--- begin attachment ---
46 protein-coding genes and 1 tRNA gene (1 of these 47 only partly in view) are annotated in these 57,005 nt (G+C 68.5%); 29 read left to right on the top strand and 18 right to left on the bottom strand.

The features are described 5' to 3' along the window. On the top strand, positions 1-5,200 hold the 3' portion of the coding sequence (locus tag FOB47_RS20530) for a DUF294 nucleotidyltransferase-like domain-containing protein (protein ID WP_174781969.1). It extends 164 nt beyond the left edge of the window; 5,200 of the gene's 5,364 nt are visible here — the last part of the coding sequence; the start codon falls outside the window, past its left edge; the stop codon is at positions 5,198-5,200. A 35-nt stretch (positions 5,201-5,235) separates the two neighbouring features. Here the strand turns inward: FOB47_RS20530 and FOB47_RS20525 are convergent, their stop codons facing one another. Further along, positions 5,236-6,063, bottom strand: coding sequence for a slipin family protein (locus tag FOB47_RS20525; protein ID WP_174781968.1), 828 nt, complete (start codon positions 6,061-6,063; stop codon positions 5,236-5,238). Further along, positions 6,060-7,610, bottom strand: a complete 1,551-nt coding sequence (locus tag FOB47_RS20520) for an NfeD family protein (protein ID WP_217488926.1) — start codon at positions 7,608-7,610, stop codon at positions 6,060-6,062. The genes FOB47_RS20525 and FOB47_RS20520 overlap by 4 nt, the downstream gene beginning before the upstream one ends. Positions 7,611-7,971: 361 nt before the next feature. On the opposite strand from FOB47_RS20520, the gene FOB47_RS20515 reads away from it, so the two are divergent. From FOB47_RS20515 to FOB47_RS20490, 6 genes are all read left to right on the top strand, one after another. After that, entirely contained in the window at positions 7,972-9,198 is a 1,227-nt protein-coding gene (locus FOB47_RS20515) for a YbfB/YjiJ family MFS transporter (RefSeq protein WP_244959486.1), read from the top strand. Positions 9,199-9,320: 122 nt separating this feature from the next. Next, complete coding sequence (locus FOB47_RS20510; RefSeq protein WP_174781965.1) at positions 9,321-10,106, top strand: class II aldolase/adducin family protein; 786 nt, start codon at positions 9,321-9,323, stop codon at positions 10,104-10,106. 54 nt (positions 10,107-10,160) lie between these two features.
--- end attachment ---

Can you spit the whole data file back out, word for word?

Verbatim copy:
46 protein-coding genes and 1 tRNA gene (1 of these 47 only partly in view) are annotated in these 57,005 nt (G+C 68.5%); 29 read left to right on the top strand and 18 right to left on the bottom strand.

The features are described 5' to 3' along the window. On the top strand, positions 1-5,200 hold the 3' portion of the coding sequence (locus tag FOB47_RS20530) for a DUF294 nucleotidyltransferase-like domain-containing protein (protein ID WP_174781969.1). It extends 164 nt beyond the left edge of the window; 5,200 of the gene's 5,364 nt are visible here — the last part of the coding sequence; the start codon falls outside the window, past its left edge; the stop codon is at positions 5,198-5,200. A 35-nt stretch (positions 5,201-5,235) separates the two neighbouring features. Here the strand turns inward: FOB47_RS20530 and FOB47_RS20525 are convergent, their stop codons facing one another. Further along, positions 5,236-6,063, bottom strand: coding sequence for a slipin family protein (locus tag FOB47_RS20525; protein ID WP_174781968.1), 828 nt, complete (start codon positions 6,061-6,063; stop codon positions 5,236-5,238). Further along, positions 6,060-7,610, bottom strand: a complete 1,551-nt coding sequence (locus tag FOB47_RS20520) for an NfeD family protein (protein ID WP_217488926.1) — start codon at positions 7,608-7,610, stop codon at positions 6,060-6,062. The genes FOB47_RS20525 and FOB47_RS20520 overlap by 4 nt, the downstream gene beginning before the upstream one ends. Positions 7,611-7,971: 361 nt before the next feature. On the opposite strand from FOB47_RS20520, the gene FOB47_RS20515 reads away from it, so the two are divergent. From FOB47_RS20515 to FOB47_RS20490, 6 genes are all read left to right on the top strand, one after another. After that, entirely contained in the window at positions 7,972-9,198 is a 1,227-nt protein-coding gene (locus FOB47_RS20515) for a YbfB/YjiJ family MFS transporter (RefSeq protein WP_244959486.1), read from the top strand. Positions 9,199-9,320: 122 nt separating this feature from the next. Next, complete coding sequence (locus FOB47_RS20510; RefSeq protein WP_174781965.1) at positions 9,321-10,106, top strand: class II aldolase/adducin family protein; 786 nt, start codon at positions 9,321-9,323, stop codon at positions 10,104-10,106. 54 nt (positions 10,107-10,160) lie between these two features.